So, with that in mind, please remember that somebody may be suffering right now. Somebody may have withdrawn. Somebody may be very quiet. Somebody may be the complete opposite. Because the opposite to that is that somebody may become louder than usual. They may become more erratic. You may feel like they’re just seeking attention. This is all part of how they’re feeling and how their anxiety may have taken hold. Some people feel a stronger need for control, as they don’t feel in control of their thoughts and emotions, so they project externally on to others.
They may not even recognise that’s what’s happening to them. So be kind. If somebody that you know, somebody you work with, live with, are friends with is showing either of these signs or emotions, just check in with them. Find out if they’re OK. Offer them someone to talk to.
I had somebody at the college this week, who I get along very well with, we understand each other really well and we know when something’s not quite right and she’s been amazing. This week, she’s checked in on me. She’s made sure I’m OK. She’s given me a bit of a talking to. The same talking to the I would give her if she was in the same situation.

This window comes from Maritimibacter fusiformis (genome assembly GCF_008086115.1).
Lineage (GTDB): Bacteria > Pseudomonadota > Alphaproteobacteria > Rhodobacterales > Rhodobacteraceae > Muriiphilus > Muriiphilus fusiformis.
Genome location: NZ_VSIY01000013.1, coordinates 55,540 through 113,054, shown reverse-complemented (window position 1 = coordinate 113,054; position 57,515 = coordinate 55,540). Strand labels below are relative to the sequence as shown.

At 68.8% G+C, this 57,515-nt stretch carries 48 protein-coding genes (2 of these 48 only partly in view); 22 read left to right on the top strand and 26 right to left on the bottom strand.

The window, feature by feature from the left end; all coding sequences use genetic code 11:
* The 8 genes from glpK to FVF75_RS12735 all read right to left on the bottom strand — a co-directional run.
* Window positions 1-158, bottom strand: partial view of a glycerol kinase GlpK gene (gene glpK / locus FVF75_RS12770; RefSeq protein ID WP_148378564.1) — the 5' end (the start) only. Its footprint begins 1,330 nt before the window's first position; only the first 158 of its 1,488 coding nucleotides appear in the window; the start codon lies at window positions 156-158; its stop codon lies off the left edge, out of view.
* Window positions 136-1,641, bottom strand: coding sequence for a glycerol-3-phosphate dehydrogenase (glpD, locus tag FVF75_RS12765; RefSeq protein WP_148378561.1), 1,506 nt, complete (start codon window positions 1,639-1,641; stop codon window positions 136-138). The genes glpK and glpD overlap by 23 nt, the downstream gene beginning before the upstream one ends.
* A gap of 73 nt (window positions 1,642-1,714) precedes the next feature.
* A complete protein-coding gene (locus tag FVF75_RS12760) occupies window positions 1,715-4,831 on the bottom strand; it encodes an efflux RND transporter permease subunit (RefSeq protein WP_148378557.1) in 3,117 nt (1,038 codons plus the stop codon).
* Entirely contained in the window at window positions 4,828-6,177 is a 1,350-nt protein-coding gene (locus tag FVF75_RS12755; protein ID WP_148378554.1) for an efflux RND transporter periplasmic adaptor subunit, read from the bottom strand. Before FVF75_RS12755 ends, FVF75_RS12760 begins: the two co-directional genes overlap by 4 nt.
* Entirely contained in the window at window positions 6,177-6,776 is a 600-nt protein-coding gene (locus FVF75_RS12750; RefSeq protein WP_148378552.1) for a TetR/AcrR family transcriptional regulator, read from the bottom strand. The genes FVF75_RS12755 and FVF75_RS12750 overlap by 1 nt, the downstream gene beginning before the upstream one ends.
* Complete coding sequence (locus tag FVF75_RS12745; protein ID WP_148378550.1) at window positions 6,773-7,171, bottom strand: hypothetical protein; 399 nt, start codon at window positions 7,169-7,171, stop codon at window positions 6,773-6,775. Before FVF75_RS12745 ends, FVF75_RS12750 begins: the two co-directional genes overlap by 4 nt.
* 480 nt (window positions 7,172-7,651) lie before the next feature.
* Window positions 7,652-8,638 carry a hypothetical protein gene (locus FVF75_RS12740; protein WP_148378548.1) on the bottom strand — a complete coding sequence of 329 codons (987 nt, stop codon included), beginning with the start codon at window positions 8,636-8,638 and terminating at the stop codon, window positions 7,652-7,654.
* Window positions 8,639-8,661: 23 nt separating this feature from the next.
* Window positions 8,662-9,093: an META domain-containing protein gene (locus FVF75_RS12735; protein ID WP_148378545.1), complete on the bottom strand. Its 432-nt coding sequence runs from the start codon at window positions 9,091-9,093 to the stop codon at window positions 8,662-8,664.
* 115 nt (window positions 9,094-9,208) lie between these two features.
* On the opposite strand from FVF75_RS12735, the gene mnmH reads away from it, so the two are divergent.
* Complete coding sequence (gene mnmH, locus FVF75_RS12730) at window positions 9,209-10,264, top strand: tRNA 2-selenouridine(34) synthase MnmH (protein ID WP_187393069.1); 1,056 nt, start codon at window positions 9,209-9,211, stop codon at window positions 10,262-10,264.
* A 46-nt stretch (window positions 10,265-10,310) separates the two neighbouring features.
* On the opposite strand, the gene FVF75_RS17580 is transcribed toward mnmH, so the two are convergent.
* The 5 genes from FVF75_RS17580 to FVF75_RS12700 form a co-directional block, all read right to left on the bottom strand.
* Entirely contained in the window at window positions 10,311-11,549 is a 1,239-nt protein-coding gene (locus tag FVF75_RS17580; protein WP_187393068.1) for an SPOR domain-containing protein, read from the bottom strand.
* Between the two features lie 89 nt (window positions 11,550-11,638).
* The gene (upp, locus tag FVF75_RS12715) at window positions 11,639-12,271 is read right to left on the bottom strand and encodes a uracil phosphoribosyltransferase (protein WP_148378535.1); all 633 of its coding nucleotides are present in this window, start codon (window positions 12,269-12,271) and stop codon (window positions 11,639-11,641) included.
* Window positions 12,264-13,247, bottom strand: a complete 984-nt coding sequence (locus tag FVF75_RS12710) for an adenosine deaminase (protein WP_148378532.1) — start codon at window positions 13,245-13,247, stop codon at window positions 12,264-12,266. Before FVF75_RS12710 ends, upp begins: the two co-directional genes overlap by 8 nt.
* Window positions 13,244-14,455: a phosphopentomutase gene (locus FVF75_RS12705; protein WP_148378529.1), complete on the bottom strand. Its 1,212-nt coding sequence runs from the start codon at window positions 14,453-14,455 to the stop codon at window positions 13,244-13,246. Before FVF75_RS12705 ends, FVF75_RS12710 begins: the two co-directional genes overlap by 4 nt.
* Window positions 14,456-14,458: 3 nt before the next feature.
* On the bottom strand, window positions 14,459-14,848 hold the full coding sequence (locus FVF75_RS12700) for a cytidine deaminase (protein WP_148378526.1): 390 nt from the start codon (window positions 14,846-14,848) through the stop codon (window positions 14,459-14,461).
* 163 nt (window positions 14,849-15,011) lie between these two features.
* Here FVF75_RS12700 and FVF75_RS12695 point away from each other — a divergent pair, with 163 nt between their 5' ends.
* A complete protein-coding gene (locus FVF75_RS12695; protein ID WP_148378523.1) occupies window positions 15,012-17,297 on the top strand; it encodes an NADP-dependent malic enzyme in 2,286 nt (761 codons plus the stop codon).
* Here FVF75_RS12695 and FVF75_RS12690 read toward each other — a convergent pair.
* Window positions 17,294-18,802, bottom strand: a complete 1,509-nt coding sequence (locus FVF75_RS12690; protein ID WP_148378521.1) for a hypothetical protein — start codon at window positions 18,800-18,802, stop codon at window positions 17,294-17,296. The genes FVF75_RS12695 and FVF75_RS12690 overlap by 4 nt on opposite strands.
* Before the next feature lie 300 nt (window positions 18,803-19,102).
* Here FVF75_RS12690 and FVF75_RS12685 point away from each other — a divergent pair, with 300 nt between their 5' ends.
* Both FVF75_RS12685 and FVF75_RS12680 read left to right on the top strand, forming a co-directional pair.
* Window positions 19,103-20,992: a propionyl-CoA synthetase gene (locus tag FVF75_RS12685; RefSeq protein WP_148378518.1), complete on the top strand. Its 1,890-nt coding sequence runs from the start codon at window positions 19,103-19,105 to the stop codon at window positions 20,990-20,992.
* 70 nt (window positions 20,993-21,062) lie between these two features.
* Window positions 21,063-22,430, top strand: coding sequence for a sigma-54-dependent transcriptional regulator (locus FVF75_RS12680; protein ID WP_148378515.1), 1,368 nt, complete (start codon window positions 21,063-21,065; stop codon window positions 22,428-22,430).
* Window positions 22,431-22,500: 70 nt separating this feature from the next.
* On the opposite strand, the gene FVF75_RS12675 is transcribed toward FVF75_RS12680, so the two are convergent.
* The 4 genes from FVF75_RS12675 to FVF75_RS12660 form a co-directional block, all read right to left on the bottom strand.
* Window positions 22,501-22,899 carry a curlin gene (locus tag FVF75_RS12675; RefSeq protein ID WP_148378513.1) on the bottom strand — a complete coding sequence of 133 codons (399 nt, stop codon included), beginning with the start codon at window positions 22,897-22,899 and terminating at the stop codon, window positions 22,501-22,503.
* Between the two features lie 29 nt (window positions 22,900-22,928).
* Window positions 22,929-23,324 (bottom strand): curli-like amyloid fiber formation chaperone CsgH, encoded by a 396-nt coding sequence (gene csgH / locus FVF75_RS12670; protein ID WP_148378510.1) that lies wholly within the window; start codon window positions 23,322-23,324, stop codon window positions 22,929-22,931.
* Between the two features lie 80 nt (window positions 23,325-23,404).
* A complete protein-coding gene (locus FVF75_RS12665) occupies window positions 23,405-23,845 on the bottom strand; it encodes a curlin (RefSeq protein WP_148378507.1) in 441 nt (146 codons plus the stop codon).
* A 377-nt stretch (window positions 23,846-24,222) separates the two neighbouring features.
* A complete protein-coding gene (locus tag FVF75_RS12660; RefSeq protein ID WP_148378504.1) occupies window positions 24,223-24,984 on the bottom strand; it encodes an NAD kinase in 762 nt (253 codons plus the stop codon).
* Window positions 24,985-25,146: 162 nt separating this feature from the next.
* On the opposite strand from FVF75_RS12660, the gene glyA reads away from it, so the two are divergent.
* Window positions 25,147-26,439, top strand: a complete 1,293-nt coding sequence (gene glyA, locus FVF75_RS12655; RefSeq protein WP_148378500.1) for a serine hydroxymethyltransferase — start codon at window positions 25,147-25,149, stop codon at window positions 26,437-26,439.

We all need support
We all need support and sometimes that support comes from people that you don’t necessarily expect it to straight away.
We all need to look after each other, be more open with our own feelings and what we’re going through, because you will be surprised where that support may come from.
If you feel like you might need help with anxiety, if you need some strategies and techniques to help you manage it, I’m always happy to have a chat.
I offer a 30-minute clarity call where I can give you a strategy straight away to help you begin to manage those more difficult days.
Please don’t suffer in silence.
Book your call here
Unfortunately, there are many times in our lives when stress creeps in and causes great angst. Life is busy and work, kids, school and responsibilities can seem overwhelming at times.
74% of UK adults have felt so stressed at some point over the last year they felt overwhelmed or unable to cope.
81% of women said this compared to 67 percent of men. 83% of 18-24 year-olds said this compared to 65 percent of people aged 55 and over. (Source: mentalhealth.org.uk)
Do you feel that your stress is getting you down?